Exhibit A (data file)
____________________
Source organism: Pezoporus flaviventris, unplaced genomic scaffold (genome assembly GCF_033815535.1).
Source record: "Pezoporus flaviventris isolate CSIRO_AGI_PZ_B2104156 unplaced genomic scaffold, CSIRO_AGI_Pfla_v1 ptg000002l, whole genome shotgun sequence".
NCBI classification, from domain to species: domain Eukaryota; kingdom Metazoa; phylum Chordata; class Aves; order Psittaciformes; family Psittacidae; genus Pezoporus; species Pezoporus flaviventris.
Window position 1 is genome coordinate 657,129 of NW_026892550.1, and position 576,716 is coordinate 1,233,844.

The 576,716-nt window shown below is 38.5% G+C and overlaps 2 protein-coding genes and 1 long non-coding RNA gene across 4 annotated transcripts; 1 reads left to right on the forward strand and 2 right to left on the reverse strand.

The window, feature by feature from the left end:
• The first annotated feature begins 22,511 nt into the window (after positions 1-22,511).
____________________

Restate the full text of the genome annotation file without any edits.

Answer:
Source organism: Pezoporus flaviventris, unplaced genomic scaffold (genome assembly GCF_033815535.1).
Source record: "Pezoporus flaviventris isolate CSIRO_AGI_PZ_B2104156 unplaced genomic scaffold, CSIRO_AGI_Pfla_v1 ptg000002l, whole genome shotgun sequence".
NCBI classification, from domain to species: domain Eukaryota; kingdom Metazoa; phylum Chordata; class Aves; order Psittaciformes; family Psittacidae; genus Pezoporus; species Pezoporus flaviventris.
Window position 1 is genome coordinate 657,129 of NW_026892550.1, and position 576,716 is coordinate 1,233,844.

The 576,716-nt window shown below is 38.5% G+C and overlaps 2 protein-coding genes and 1 long non-coding RNA gene across 4 annotated transcripts; 1 reads left to right on the forward strand and 2 right to left on the reverse strand.

The window, feature by feature from the left end:
• The first annotated feature begins 22,511 nt into the window (after positions 1-22,511).